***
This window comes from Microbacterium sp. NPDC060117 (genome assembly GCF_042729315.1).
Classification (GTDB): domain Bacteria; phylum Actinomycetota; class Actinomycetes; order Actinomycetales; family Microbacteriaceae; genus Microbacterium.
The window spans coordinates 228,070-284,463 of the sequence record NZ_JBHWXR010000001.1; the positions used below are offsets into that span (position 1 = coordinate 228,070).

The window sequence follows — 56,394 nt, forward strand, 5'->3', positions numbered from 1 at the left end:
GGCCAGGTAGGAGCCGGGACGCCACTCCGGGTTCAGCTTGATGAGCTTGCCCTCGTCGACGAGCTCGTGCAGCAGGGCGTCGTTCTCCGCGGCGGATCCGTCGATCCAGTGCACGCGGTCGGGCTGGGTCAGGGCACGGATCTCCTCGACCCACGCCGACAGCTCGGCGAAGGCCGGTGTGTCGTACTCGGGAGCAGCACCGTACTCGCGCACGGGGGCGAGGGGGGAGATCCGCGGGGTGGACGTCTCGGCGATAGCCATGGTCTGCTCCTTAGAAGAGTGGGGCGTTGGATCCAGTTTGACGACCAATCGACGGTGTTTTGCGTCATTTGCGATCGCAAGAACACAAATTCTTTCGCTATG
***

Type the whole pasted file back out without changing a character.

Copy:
This window comes from Microbacterium sp. NPDC060117 (genome assembly GCF_042729315.1).
Classification (GTDB): domain Bacteria; phylum Actinomycetota; class Actinomycetes; order Actinomycetales; family Microbacteriaceae; genus Microbacterium.
The window spans coordinates 228,070-284,463 of the sequence record NZ_JBHWXR010000001.1; the positions used below are offsets into that span (position 1 = coordinate 228,070).

The window sequence follows — 56,394 nt, forward strand, 5'->3', positions numbered from 1 at the left end:
GGCCAGGTAGGAGCCGGGACGCCACTCCGGGTTCAGCTTGATGAGCTTGCCCTCGTCGACGAGCTCGTGCAGCAGGGCGTCGTTCTCCGCGGCGGATCCGTCGATCCAGTGCACGCGGTCGGGCTGGGTCAGGGCACGGATCTCCTCGACCCACGCCGACAGCTCGGCGAAGGCCGGTGTGTCGTACTCGGGAGCAGCACCGTACTCGCGCACGGGGGCGAGGGGGGAGATCCGCGGGGTGGACGTCTCGGCGATAGCCATGGTCTGCTCCTTAGAAGAGTGGGGCGTTGGATCCAGTTTGACGACCAATCGACGGTGTTTTGCGTCATTTGCGATCGCAAGAACACAAATTCTTTCGCTATG